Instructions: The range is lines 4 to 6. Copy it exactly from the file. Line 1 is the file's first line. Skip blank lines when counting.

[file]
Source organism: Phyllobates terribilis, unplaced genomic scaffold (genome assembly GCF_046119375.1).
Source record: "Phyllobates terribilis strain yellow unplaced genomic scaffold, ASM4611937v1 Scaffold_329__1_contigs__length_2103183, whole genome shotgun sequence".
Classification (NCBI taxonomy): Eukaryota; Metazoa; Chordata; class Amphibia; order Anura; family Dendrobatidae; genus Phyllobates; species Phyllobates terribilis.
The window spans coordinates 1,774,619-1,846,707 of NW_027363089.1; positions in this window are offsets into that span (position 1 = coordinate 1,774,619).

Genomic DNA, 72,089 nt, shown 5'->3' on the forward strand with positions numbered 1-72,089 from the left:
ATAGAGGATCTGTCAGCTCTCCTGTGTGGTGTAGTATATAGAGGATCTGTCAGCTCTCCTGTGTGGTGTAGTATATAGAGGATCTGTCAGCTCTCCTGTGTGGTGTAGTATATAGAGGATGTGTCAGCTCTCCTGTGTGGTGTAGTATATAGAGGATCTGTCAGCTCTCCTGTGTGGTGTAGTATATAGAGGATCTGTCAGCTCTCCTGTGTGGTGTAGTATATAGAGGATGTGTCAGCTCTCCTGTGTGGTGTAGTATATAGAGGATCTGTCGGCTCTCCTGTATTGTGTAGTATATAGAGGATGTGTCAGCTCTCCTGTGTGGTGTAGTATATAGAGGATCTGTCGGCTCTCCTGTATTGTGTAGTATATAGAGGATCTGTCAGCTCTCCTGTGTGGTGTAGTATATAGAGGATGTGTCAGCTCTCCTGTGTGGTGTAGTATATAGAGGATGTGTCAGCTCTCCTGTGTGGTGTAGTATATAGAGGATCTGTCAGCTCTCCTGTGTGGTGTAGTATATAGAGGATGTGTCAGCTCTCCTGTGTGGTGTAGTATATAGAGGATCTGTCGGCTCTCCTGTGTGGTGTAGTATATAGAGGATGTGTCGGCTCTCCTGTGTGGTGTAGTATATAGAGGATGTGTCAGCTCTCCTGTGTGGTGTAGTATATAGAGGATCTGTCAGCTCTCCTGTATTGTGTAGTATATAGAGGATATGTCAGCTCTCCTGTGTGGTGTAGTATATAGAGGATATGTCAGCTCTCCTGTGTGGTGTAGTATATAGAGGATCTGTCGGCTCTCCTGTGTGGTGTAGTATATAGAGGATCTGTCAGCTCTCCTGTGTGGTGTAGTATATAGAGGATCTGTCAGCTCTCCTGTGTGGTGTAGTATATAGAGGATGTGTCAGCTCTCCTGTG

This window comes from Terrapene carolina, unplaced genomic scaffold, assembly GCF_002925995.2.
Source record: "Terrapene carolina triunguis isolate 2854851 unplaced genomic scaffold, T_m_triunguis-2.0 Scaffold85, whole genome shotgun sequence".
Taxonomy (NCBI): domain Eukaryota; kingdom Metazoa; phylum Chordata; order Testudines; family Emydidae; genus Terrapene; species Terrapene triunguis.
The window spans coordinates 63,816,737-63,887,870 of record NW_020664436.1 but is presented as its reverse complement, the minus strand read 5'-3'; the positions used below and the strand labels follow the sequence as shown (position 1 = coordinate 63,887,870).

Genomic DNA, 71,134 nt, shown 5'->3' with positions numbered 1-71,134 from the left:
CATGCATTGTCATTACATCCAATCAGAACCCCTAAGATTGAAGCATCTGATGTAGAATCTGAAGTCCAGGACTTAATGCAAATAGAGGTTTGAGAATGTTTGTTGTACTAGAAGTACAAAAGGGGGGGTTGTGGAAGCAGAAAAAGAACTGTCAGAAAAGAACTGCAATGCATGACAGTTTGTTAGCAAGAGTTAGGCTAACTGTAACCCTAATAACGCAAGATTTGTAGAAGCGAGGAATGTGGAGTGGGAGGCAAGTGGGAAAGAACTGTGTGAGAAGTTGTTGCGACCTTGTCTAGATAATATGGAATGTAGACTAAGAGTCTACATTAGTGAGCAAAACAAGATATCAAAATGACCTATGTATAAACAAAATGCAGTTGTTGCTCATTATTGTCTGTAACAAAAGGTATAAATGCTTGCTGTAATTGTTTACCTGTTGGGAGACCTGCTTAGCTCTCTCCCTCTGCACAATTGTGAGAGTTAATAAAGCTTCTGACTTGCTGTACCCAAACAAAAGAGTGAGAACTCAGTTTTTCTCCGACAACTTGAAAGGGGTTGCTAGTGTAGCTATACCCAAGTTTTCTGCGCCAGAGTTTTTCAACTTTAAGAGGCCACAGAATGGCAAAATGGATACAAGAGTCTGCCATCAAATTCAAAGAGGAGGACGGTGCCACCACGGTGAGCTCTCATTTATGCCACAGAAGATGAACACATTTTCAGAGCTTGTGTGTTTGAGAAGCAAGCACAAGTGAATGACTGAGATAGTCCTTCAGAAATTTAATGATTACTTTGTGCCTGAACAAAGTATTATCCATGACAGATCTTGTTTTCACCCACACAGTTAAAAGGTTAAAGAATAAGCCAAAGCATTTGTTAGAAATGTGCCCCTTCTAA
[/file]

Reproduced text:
The window spans coordinates 1,774,619-1,846,707 of NW_027363089.1; positions in this window are offsets into that span (position 1 = coordinate 1,774,619).

Genomic DNA, 72,089 nt, shown 5'->3' on the forward strand with positions numbered 1-72,089 from the left:
ATAGAGGATCTGTCAGCTCTCCTGTGTGGTGTAGTATATAGAGGATCTGTCAGCTCTCCTGTGTGGTGTAGTATATAGAGGATCTGTCAGCTCTCCTGTGTGGTGTAGTATATAGAGGATGTGTCAGCTCTCCTGTGTGGTGTAGTATATAGAGGATCTGTCAGCTCTCCTGTGTGGTGTAGTATATAGAGGATCTGTCAGCTCTCCTGTGTGGTGTAGTATATAGAGGATGTGTCAGCTCTCCTGTGTGGTGTAGTATATAGAGGATCTGTCGGCTCTCCTGTATTGTGTAGTATATAGAGGATGTGTCAGCTCTCCTGTGTGGTGTAGTATATAGAGGATCTGTCGGCTCTCCTGTATTGTGTAGTATATAGAGGATCTGTCAGCTCTCCTGTGTGGTGTAGTATATAGAGGATGTGTCAGCTCTCCTGTGTGGTGTAGTATATAGAGGATGTGTCAGCTCTCCTGTGTGGTGTAGTATATAGAGGATCTGTCAGCTCTCCTGTGTGGTGTAGTATATAGAGGATGTGTCAGCTCTCCTGTGTGGTGTAGTATATAGAGGATCTGTCGGCTCTCCTGTGTGGTGTAGTATATAGAGGATGTGTCGGCTCTCCTGTGTGGTGTAGTATATAGAGGATGTGTCAGCTCTCCTGTGTGGTGTAGTATATAGAGGATCTGTCAGCTCTCCTGTATTGTGTAGTATATAGAGGATATGTCAGCTCTCCTGTGTGGTGTAGTATATAGAGGATATGTCAGCTCTCCTGTGTGGTGTAGTATATAGAGGATCTGTCGGCTCTCCTGTGTGGTGTAGTATATAGAGGATCTGTCAGCTCTCCTGTGTGGTGTAGTATATAGAGGATCTGTCAGCTCTCCTGTGTGGTGTAGTATATAGAGGATGTGTCAGCTCTCCTGTG